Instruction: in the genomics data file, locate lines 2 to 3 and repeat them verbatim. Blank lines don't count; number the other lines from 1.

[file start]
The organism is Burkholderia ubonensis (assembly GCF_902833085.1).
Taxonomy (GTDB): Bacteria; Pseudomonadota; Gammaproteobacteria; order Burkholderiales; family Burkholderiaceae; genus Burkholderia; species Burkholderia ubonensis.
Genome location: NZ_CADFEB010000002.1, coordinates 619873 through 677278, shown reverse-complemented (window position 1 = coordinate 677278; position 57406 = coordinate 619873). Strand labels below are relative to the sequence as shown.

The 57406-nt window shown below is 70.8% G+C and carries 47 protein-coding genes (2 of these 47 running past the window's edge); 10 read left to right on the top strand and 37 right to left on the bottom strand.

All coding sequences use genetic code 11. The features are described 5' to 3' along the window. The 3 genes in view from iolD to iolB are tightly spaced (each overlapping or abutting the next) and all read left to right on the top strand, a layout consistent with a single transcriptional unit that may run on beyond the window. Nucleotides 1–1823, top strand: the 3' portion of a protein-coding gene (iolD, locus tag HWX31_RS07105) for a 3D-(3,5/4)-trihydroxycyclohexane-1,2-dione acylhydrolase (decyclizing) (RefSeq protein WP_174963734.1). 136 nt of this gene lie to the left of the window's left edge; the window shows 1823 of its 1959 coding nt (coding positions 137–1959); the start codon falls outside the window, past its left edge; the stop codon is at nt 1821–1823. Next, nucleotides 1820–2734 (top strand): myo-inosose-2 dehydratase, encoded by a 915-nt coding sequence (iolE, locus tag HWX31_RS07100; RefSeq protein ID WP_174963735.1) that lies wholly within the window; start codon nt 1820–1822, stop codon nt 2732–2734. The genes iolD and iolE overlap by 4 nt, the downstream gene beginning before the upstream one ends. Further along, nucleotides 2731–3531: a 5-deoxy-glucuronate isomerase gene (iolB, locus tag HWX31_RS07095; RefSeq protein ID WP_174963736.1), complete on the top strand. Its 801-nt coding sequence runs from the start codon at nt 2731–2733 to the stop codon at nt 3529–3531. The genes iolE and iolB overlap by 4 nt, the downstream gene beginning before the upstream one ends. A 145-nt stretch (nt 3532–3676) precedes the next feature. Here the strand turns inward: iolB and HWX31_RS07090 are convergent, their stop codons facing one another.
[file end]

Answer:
Taxonomy (GTDB): Bacteria; Pseudomonadota; Gammaproteobacteria; order Burkholderiales; family Burkholderiaceae; genus Burkholderia; species Burkholderia ubonensis.
Genome location: NZ_CADFEB010000002.1, coordinates 619873 through 677278, shown reverse-complemented (window position 1 = coordinate 677278; position 57406 = coordinate 619873). Strand labels below are relative to the sequence as shown.